Home » Culture » Succession’s “Vaulter” Episode Is a Brutally Accurate Satire of Our Doomed Digital Media Landscape
“You know they have, like, a beehive upstairs?” Roman Roy mutters to Kendall early in the second episode in Succession’s second season. The brothers (played by Kieran Culkin and Jeremy Strong, respectively) are scrutinizing the offices of Vaulter, the digital media property that their father’s company, Waystar Royco, acquired during the series’ first season. Projections of the site’s trending lifestyle blog posts surround them (including “Is Taylor Swift Secretly Marxist?”). Roman continues: “Is that, like, a business model: conflict porn and hipster honey?” The episode quickly sets up a clear picture of the kind of company Vaulter is: a millennial-forward content farm, bloated thanks to a couple of rounds of generous VC funding. It’s an archetype is familiar to viewers with even modest awareness of the digital media landscape, or who have perused a listicle after Googling for information about something; there’s no need for the writers to delve into too much detail.
In “Vaulter,” both over-ambitious media startups and the pitiless businessmen who chew them up and spit them out are played for the grimmest possible laughs. As an all-too-credible exploration of the worst antics of the corporate American one-percent, Succession’s plots usually revolve around financial and ideological deregulation in some form. But the episode is one of its most eerily specific and timely investigations to date, embodying everything that makes the show so idiosyncratic and effective. It’s also a candidate for the best portrayal of the state of modern journalism seen on scripted film or television in at least the past five years.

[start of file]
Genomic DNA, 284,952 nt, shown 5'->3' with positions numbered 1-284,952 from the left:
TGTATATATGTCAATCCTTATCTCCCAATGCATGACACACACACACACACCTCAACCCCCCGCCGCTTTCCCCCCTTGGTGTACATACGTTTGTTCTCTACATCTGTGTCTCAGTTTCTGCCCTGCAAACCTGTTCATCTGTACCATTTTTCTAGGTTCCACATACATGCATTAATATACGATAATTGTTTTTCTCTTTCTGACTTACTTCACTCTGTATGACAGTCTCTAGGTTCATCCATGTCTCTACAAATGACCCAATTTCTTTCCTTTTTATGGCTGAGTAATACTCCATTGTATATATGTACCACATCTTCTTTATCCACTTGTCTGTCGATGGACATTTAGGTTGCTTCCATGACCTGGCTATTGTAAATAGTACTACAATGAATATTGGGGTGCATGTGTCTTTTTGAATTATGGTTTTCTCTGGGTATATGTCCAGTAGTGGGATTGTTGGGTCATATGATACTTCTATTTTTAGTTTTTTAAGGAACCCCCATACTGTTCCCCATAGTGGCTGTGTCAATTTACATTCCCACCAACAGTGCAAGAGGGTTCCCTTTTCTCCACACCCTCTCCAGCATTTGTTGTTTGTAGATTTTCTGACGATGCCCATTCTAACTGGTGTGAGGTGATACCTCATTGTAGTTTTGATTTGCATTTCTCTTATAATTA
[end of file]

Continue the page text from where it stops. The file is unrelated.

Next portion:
In the episode, Kendall and Roman are tasked with investigating the situation with Vaulter, consulting with the site’s snide and ruthless CEO Lawrence (Rob Yang). Last season, Lawrence seemed to think he could exploit Waystar’s organizational tumult and dated priorities to gain leverage at the organization. He also clearly believed his brand was untouchable—valued in the public eye and by investors, ahead of the curve while Logan Roy (Brian Cox) and his maladjusted sons were on the way out. Ultimately, though, Royco made Lawrence an offer he couldn’t refuse, and the digital media landscape changes very quickly.
Kendall and Roman have been set loose on Vaulter because Logan worries that he “might have acquired a giant pile of bullshit.” It’s quickly clear that he was right, at least from a business perspective. Though culture blogs like Vaulter are crucial to contemporary media conglomerates’ portfolios, their actual utility is largely subjective—that is to say, they are usually more important from an optics perspective than a financial one. Therefore, once acquired, sites like Vaulter must continually make themselves still seem worth the continuing investment to the people who own them—for instance, by demonstrating short-term growth in a fashion that looks impressive in the context of a PowerPoint.
The problem in “Vaulter” is that its eponymous brand has clearly gotten too big for its britches. The implication is that the site is in crisis mode, or at the cusp of it: attempting to jack up traffic by any means necessary, chasing trends rather than finding new stories, aiming for “solid” numbers at the expense of their credibility as a brand. Eventually, a desperate Lawrence informs Kendall that the site’s effectiveness has been stunted by a change in the “Facebook algorithm.” (This, of course, is a real issue that sent many digital media companies into a tailspin a couple of years ago. A recent HuffPost post-mortem on the downfall of Mic—a hip multi-vertical publication once valued at over 100 million that was ultimately sold for $500,000—explains how the site grew rapidly based on “gaming Facebook” for engagement. Once the platform began to restrict the reach of the site’s posts, Mic higher-ups “decided to start throwing everything that wasn’t guaranteed to generate virality under the bus,” as one staffer put it.)